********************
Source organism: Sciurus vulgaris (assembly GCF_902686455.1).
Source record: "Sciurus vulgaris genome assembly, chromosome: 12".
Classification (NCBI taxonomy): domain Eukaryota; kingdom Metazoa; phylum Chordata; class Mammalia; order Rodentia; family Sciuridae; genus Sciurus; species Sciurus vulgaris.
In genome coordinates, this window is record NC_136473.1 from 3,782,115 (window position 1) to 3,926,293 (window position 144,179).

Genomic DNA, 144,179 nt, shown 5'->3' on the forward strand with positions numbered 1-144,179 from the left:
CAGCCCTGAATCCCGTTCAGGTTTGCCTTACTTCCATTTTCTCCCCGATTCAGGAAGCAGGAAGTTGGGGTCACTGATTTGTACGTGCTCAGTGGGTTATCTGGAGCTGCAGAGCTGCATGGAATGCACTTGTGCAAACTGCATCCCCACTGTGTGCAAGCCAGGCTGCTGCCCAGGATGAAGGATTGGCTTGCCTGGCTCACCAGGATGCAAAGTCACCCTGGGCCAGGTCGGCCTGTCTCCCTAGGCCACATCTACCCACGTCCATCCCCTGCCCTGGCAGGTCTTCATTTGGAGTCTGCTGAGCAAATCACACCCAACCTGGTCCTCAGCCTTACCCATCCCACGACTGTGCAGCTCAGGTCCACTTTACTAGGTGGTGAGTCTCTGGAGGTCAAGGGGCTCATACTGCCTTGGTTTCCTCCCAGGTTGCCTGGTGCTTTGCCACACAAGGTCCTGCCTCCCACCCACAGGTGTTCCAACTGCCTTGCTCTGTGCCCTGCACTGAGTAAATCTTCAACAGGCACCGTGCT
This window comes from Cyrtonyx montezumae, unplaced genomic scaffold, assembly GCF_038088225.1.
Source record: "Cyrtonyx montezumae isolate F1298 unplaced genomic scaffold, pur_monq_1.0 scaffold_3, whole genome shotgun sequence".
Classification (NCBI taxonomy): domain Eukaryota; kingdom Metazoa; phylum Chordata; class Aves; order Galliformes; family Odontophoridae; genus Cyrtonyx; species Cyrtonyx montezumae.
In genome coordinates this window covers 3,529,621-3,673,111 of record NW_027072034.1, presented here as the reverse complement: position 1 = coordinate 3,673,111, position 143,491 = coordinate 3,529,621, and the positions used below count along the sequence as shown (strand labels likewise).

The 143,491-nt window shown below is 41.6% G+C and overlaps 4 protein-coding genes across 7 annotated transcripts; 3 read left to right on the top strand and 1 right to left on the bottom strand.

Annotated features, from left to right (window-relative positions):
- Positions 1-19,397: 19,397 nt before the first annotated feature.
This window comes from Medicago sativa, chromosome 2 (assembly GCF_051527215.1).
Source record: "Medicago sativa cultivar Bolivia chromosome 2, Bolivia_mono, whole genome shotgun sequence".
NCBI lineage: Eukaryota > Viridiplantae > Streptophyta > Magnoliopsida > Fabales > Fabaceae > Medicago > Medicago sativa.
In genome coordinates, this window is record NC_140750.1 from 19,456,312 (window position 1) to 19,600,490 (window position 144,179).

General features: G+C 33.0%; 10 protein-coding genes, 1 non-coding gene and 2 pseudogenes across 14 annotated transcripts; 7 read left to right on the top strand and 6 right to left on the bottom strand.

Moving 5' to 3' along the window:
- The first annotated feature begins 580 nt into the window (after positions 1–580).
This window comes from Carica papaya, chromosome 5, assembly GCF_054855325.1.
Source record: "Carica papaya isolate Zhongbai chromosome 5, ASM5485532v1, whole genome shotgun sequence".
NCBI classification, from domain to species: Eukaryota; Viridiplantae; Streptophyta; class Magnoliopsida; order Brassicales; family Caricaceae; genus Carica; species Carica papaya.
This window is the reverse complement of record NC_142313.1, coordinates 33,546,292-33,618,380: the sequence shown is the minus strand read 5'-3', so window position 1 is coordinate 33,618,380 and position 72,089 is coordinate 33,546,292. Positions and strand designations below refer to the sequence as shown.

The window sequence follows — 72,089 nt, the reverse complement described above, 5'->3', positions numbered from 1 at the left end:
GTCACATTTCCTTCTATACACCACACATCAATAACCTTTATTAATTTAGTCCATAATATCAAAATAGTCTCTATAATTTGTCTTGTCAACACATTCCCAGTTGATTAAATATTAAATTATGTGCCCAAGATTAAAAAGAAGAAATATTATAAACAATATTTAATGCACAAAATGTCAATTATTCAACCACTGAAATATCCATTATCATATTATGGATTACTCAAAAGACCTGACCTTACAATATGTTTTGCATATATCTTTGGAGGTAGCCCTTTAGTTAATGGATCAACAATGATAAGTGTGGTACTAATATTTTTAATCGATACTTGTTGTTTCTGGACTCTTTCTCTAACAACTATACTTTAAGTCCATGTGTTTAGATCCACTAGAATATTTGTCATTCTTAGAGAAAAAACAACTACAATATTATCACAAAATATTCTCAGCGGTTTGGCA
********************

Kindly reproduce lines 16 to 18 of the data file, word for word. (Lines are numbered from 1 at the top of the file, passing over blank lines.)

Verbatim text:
NCBI lineage: Eukaryota > Viridiplantae > Streptophyta > Magnoliopsida > Fabales > Fabaceae > Medicago > Medicago sativa.
In genome coordinates, this window is record NC_140750.1 from 19,456,312 (window position 1) to 19,600,490 (window position 144,179).

General features: G+C 33.0%; 10 protein-coding genes, 1 non-coding gene and 2 pseudogenes across 14 annotated transcripts; 7 read left to right on the top strand and 6 right to left on the bottom strand.